SOLICITATION OR ACCEPTANCE OF GIFTS. -- No public officer or employee of an agency or candidate for nomination or election shall solicit or accept anything of value to the recipient, including a gift, loan, reward, promise of future employment, favor, or service:
That is based upon any understanding that the vote, official action, or judgment of the public officer, employee, or candidate would be influenced thereby. [Section 112.313(2)(b), F. S.]
This provision prohibits a public employee from accepting any gift, such as a free meal, which is based upon the understanding that his official action or judgment would be influenced. On the basis of the facts you have presented, it does not appear that there is any understanding between you and the food service corporation to the effect that your judgment would be influenced by virtue of the "gift card." Therefore, this provision of the Code of Ethics would not prohibit your receipt or use of the card.
The Code of Ethics also provides as follows:
UNAUTHORIZED COMPENSATION. -- No public officer or employee of an agency or his spouse or minor child shall, at any time, accept any compensation, payment, or thing of value when such public officer or employee knows, or, with the exercise of reasonable care, should know, that it was given to influence a vote or other action in which the officer or employee was expected to participate in his official capacity. [Section 112.313(4), F. S.]
Under this provision, we must determine whether you know, or with the exercise of reasonable care should know, that the gift card was given to influence some action in which you are expected to participate in your official capacity. We note that you have given no indication that you know that the gift card was given to influence your official action. Therefore, we must determine whether, with the exercise of reasonable care, you should know that the gift card was given to influence some official action in which you are expected to participate.
The word "influence" has been defined as: "To affect, modify or act upon by physical, mental or moral power, especially in some gentle, subtle, and gradual way." [Black's Law Dictionary (5th ed., 1979).]
Webster's Seventh New Collegiate Dictionary (1971) defines the word as meaning "to affect or alter by indirect or intangible means: sway." Thus, something of value given with the intent to influence one's official action would include things given in order to directly and obviously affect an official action as well as those things given with the intent to affect official decisionmaking in a more subtle manner.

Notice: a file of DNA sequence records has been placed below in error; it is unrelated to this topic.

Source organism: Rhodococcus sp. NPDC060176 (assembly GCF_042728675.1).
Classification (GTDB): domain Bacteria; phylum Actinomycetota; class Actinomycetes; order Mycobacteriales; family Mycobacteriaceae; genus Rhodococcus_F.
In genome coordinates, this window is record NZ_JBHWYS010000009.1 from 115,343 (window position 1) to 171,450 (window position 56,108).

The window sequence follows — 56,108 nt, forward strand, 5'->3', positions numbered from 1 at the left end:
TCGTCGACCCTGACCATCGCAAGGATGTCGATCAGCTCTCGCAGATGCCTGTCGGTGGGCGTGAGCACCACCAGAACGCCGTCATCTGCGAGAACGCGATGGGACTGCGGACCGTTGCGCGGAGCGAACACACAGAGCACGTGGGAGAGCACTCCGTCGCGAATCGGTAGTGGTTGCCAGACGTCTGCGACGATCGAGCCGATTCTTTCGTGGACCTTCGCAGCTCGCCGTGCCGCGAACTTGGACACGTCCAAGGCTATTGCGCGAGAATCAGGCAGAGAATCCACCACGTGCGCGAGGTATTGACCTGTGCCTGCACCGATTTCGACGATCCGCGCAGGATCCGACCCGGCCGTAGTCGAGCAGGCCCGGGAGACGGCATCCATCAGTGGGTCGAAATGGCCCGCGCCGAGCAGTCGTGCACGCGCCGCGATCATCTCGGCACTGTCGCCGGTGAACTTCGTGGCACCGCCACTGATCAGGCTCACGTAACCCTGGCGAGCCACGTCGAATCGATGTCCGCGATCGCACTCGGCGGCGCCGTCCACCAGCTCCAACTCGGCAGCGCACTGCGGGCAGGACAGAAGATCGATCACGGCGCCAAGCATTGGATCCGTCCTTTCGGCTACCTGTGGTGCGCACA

Section 112.313(4), quoted above, places the burden upon a public officer or employee to exercise reasonable care in determining whether a particular payment or thing of value has been given with the intent to influence his official action. Assuming the donor is in a position to be benefited by the officer's or employee's action, the officer or employee should weigh the value of the thing received against the ostensible purpose for its being given. The larger its value, the more difficult it should be to justify its being given for any reason except to influence.
Here, the gift card is of potentially great value, entitling the bearer to an apparently unlimited number of free meals. Accordingly, the ostensible purpose of the cards should clearly negate the possibility that the cards have been given to influence the decisions of the administrators receiving them. It does not appear to us that this is the case. Instead, it appears that even the ostensible purpose of the cards would influence the course of future contract reviews or negotiations. Written review of food services by administrators who receive free meals, in our view, would influence the official responsibilities of the administrators. Certainly, if the food services were to be rated highly by top administrators, it would be more difficult for lower administrators to objectively review the company's work. In addition, we note that three of the administrators receiving the cards are themselves directly or indirectly involved in awarding and reviewing the contract.
Accordingly, under the circumstances you have presented, we find that a prohibited conflict of interest would be created were you to receive free meals by use of a "gift card" from a food service company which has contracted with the university.